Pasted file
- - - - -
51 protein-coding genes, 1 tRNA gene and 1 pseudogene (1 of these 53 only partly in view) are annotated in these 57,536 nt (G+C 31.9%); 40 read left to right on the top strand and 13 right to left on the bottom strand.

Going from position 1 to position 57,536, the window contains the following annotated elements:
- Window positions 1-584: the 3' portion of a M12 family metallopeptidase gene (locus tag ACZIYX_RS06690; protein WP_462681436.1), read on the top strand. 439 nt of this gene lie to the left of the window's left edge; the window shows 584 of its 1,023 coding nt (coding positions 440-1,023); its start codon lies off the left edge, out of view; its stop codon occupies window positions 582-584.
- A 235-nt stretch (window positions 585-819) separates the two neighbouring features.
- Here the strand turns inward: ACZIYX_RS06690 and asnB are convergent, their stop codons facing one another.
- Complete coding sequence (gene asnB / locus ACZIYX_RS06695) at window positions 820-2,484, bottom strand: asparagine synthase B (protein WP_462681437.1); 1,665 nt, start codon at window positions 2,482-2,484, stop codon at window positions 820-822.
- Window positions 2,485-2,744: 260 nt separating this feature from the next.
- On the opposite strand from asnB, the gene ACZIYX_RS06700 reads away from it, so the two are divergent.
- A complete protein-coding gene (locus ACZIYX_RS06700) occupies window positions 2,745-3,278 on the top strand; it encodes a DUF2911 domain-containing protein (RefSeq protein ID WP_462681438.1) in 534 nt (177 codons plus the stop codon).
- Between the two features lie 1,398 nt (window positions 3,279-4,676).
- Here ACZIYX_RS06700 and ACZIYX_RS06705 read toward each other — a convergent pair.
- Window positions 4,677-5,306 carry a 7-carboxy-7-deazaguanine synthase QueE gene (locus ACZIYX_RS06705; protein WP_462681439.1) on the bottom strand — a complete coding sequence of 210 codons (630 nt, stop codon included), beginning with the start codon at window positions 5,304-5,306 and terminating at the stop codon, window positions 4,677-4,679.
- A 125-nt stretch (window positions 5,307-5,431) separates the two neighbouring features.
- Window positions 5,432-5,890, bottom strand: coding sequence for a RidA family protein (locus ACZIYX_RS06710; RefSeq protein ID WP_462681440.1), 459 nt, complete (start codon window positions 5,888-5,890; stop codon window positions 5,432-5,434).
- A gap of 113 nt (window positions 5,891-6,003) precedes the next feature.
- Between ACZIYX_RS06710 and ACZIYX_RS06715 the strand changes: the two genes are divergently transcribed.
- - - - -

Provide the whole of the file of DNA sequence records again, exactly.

51 protein-coding genes, 1 tRNA gene and 1 pseudogene (1 of these 53 only partly in view) are annotated in these 57,536 nt (G+C 31.9%); 40 read left to right on the top strand and 13 right to left on the bottom strand.

Going from position 1 to position 57,536, the window contains the following annotated elements:
- Window positions 1-584: the 3' portion of a M12 family metallopeptidase gene (locus tag ACZIYX_RS06690; protein WP_462681436.1), read on the top strand. 439 nt of this gene lie to the left of the window's left edge; the window shows 584 of its 1,023 coding nt (coding positions 440-1,023); its start codon lies off the left edge, out of view; its stop codon occupies window positions 582-584.
- A 235-nt stretch (window positions 585-819) separates the two neighbouring features.
- Here the strand turns inward: ACZIYX_RS06690 and asnB are convergent, their stop codons facing one another.
- Complete coding sequence (gene asnB / locus ACZIYX_RS06695) at window positions 820-2,484, bottom strand: asparagine synthase B (protein WP_462681437.1); 1,665 nt, start codon at window positions 2,482-2,484, stop codon at window positions 820-822.
- Window positions 2,485-2,744: 260 nt separating this feature from the next.
- On the opposite strand from asnB, the gene ACZIYX_RS06700 reads away from it, so the two are divergent.
- A complete protein-coding gene (locus ACZIYX_RS06700) occupies window positions 2,745-3,278 on the top strand; it encodes a DUF2911 domain-containing protein (RefSeq protein ID WP_462681438.1) in 534 nt (177 codons plus the stop codon).
- Between the two features lie 1,398 nt (window positions 3,279-4,676).
- Here ACZIYX_RS06700 and ACZIYX_RS06705 read toward each other — a convergent pair.
- Window positions 4,677-5,306 carry a 7-carboxy-7-deazaguanine synthase QueE gene (locus ACZIYX_RS06705; protein WP_462681439.1) on the bottom strand — a complete coding sequence of 210 codons (630 nt, stop codon included), beginning with the start codon at window positions 5,304-5,306 and terminating at the stop codon, window positions 4,677-4,679.
- A 125-nt stretch (window positions 5,307-5,431) separates the two neighbouring features.
- Window positions 5,432-5,890, bottom strand: coding sequence for a RidA family protein (locus ACZIYX_RS06710; RefSeq protein ID WP_462681440.1), 459 nt, complete (start codon window positions 5,888-5,890; stop codon window positions 5,432-5,434).
- A gap of 113 nt (window positions 5,891-6,003) precedes the next feature.
- Between ACZIYX_RS06710 and ACZIYX_RS06715 the strand changes: the two genes are divergently transcribed.